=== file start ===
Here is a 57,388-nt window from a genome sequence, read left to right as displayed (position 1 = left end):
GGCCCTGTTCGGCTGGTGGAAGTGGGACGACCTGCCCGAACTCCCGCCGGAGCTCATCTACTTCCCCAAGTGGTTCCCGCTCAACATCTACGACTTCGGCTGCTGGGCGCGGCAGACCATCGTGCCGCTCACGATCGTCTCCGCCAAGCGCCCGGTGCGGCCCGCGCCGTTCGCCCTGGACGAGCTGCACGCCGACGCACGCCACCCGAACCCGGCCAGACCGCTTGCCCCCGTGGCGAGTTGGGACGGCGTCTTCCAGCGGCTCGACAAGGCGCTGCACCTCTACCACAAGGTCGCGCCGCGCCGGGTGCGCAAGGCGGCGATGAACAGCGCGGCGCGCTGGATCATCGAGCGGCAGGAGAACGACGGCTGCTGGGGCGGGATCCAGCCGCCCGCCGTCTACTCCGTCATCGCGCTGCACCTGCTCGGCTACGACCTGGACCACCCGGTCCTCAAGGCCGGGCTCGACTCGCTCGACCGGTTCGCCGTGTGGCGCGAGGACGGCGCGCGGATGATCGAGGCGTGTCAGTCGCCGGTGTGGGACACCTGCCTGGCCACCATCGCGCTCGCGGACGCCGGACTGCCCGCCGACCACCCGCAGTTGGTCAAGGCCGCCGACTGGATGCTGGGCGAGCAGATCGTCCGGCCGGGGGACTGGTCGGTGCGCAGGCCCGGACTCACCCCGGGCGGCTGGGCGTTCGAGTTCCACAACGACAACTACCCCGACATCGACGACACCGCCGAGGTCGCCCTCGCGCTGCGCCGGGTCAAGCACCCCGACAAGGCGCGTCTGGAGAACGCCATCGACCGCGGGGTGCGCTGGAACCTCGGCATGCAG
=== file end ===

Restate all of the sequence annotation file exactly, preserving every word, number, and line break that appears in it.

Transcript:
Here is a 57,388-nt window from a genome sequence, read left to right as displayed (position 1 = left end):
GGCCCTGTTCGGCTGGTGGAAGTGGGACGACCTGCCCGAACTCCCGCCGGAGCTCATCTACTTCCCCAAGTGGTTCCCGCTCAACATCTACGACTTCGGCTGCTGGGCGCGGCAGACCATCGTGCCGCTCACGATCGTCTCCGCCAAGCGCCCGGTGCGGCCCGCGCCGTTCGCCCTGGACGAGCTGCACGCCGACGCACGCCACCCGAACCCGGCCAGACCGCTTGCCCCCGTGGCGAGTTGGGACGGCGTCTTCCAGCGGCTCGACAAGGCGCTGCACCTCTACCACAAGGTCGCGCCGCGCCGGGTGCGCAAGGCGGCGATGAACAGCGCGGCGCGCTGGATCATCGAGCGGCAGGAGAACGACGGCTGCTGGGGCGGGATCCAGCCGCCCGCCGTCTACTCCGTCATCGCGCTGCACCTGCTCGGCTACGACCTGGACCACCCGGTCCTCAAGGCCGGGCTCGACTCGCTCGACCGGTTCGCCGTGTGGCGCGAGGACGGCGCGCGGATGATCGAGGCGTGTCAGTCGCCGGTGTGGGACACCTGCCTGGCCACCATCGCGCTCGCGGACGCCGGACTGCCCGCCGACCACCCGCAGTTGGTCAAGGCCGCCGACTGGATGCTGGGCGAGCAGATCGTCCGGCCGGGGGACTGGTCGGTGCGCAGGCCCGGACTCACCCCGGGCGGCTGGGCGTTCGAGTTCCACAACGACAACTACCCCGACATCGACGACACCGCCGAGGTCGCCCTCGCGCTGCGCCGGGTCAAGCACCCCGACAAGGCGCGTCTGGAGAACGCCATCGACCGCGGGGTGCGCTGGAACCTCGGCATGCAG